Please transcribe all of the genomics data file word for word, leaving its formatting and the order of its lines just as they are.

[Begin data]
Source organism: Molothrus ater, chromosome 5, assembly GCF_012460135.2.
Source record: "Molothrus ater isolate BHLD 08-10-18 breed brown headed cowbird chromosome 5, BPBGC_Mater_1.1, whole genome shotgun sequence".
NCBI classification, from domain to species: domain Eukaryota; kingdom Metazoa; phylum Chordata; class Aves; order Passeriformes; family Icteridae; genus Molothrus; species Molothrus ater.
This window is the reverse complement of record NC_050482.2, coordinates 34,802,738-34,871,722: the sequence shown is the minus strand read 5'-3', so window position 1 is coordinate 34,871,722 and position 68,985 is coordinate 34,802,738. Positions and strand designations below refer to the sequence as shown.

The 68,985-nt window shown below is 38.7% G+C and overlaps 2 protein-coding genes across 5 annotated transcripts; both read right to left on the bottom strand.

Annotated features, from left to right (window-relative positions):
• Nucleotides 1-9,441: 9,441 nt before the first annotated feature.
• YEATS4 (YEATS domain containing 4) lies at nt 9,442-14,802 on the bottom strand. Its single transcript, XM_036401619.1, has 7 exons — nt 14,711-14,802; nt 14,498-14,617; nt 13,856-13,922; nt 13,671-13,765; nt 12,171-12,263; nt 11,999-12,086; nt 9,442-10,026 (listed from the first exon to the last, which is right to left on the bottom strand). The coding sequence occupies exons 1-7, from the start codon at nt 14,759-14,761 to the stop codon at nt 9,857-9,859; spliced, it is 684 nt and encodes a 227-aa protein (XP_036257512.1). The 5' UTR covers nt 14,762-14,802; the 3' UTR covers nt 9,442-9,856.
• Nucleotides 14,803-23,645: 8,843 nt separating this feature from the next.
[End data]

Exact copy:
Source organism: Molothrus ater, chromosome 5, assembly GCF_012460135.2.
Source record: "Molothrus ater isolate BHLD 08-10-18 breed brown headed cowbird chromosome 5, BPBGC_Mater_1.1, whole genome shotgun sequence".
NCBI classification, from domain to species: domain Eukaryota; kingdom Metazoa; phylum Chordata; class Aves; order Passeriformes; family Icteridae; genus Molothrus; species Molothrus ater.
This window is the reverse complement of record NC_050482.2, coordinates 34,802,738-34,871,722: the sequence shown is the minus strand read 5'-3', so window position 1 is coordinate 34,871,722 and position 68,985 is coordinate 34,802,738. Positions and strand designations below refer to the sequence as shown.

The 68,985-nt window shown below is 38.7% G+C and overlaps 2 protein-coding genes across 5 annotated transcripts; both read right to left on the bottom strand.

Annotated features, from left to right (window-relative positions):
• Nucleotides 1-9,441: 9,441 nt before the first annotated feature.
• YEATS4 (YEATS domain containing 4) lies at nt 9,442-14,802 on the bottom strand. Its single transcript, XM_036401619.1, has 7 exons — nt 14,711-14,802; nt 14,498-14,617; nt 13,856-13,922; nt 13,671-13,765; nt 12,171-12,263; nt 11,999-12,086; nt 9,442-10,026 (listed from the first exon to the last, which is right to left on the bottom strand). The coding sequence occupies exons 1-7, from the start codon at nt 14,759-14,761 to the stop codon at nt 9,857-9,859; spliced, it is 684 nt and encodes a 227-aa protein (XP_036257512.1). The 5' UTR covers nt 14,762-14,802; the 3' UTR covers nt 9,442-9,856.
• Nucleotides 14,803-23,645: 8,843 nt separating this feature from the next.